Toronto police address tow truck turf wars, youth violence

In the wake of several high-profile shootings in the city in recent months, Toronto police provided a look at some of the overall trends fuelling gun violence Thursday — saying that incidents involving youth and tow truck turf wars are at least partly responsible.

Both Deputy Chief Rob Johnson and Staff Supt. Joe Matthews spoke at a news conference Thursday, and fielded questions related to recent shootings like the June 2 incident where five men were gunned down in a parking lot at North Albion Collegiate Institute in Etobicoke.

"We know that the recent shooting tragedies across Toronto are continuing to deeply impact our city," Johnson said.

Johnson said "shooting events" in Toronto are up nearly 74 per cent compared to last year — but it's important to note that the bulk of that number includes firearm discharges where no injuries were reported.

Police say there have been 24 shooting deaths in the city so far in 2024, compared to nine in 2023, 24 in 2022, 17 in 2021, and 21 in 2020.

Johnson said when it comes specifically to death and injuries, 2024 is consistent with the last several years of shootings, but is an increase compared to 2023 — though he cautioned that year was an outlier with an "unusually low number of shootings.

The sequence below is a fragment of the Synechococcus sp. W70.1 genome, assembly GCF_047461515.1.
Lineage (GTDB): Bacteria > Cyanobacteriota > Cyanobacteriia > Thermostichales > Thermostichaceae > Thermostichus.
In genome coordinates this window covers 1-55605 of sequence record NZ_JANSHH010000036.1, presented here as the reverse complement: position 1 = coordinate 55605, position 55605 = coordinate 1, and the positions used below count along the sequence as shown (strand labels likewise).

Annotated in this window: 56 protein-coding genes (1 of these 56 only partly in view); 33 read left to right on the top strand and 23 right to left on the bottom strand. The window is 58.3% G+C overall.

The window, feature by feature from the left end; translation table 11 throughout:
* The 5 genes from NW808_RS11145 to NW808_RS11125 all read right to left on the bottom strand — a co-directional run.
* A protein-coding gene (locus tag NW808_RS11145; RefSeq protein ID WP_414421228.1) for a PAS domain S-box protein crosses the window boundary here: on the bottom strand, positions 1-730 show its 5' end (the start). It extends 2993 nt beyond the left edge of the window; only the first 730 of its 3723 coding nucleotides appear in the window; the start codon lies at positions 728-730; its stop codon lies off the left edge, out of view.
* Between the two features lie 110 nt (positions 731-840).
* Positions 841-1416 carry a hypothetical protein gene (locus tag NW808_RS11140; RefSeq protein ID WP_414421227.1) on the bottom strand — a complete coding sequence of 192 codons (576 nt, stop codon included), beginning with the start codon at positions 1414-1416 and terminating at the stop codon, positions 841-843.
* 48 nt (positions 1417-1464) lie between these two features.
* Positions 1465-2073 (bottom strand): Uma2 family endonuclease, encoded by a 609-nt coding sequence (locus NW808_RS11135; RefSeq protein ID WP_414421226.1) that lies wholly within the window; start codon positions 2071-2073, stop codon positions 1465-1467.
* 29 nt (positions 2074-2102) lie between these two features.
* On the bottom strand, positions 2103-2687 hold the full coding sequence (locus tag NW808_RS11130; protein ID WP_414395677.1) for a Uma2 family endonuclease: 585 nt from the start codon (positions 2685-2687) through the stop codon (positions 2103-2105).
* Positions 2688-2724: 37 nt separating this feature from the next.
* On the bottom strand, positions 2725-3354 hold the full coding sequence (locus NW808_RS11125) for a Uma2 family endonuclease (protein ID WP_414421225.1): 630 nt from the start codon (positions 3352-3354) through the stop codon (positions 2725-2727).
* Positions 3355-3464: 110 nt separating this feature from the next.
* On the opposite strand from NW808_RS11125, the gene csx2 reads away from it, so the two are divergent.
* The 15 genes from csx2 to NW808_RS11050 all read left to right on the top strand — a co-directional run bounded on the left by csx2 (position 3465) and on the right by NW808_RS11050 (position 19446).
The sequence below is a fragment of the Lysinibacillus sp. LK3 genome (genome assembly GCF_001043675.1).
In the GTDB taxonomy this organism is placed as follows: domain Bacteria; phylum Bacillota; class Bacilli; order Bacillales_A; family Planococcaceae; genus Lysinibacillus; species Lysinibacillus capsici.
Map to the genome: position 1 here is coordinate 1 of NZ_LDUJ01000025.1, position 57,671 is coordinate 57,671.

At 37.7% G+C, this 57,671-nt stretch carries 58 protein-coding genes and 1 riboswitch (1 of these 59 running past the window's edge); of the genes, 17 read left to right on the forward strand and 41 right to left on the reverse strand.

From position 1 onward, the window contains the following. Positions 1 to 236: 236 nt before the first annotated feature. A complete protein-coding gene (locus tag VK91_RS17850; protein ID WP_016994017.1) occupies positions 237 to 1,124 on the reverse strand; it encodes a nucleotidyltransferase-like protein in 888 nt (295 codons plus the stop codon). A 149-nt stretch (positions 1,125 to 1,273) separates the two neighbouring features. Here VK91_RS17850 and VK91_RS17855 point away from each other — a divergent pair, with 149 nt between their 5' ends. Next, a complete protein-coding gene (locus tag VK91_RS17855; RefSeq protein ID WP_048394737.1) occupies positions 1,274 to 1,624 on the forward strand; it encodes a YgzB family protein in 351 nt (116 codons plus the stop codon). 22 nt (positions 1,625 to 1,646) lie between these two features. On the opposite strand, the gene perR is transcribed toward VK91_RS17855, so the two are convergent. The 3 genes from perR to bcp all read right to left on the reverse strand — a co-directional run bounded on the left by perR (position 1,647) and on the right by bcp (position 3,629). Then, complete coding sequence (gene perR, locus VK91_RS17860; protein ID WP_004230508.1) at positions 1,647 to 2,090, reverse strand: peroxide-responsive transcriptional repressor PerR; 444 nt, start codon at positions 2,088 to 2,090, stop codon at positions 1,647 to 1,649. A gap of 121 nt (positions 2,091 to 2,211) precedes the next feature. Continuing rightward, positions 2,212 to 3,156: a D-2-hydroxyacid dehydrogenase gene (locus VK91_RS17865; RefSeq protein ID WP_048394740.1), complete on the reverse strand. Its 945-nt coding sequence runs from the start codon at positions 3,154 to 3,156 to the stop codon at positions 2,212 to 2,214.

"Overall, shooting incidents in Toronto have been decreasing since 2019, with gun violence in our communities reaching a 10-year low in 2023," he said.

Police also said intelligence officers are seeing some "concerning trends" when it comes to gun violence — one of which comes from a segment of the city's tow truck industry.

Matthews said that since the start of the year, there have been 24 tow truck-related shootings and firearm discharges, which account for about 12 per cent of the city's total this year.

"towing conflicts in the GTA have historically been about territorial disputes and rivalries, however it's important to reiterate that this issue involves a very small segment of the towing industry," Matthews said, adding that arsons and mischief have also been an issue.

When asked about the North Albion shooting, where a 14-year-old boy has been charged with two counts of first-degree murder and seven counts of attempted murder, Johnson said police are seeing younger people involved in gun violence.

"It's terrible," he said. Police are examining possible root causes for that phenomenon, suggesting a lack of resources for young people after the COVID-19 pandemic could be a factor. Whatever the cause, Johnson said, gangs in Toronto are "recruiting and engaging kids.

"The composition of those gangs is getting younger and younger."


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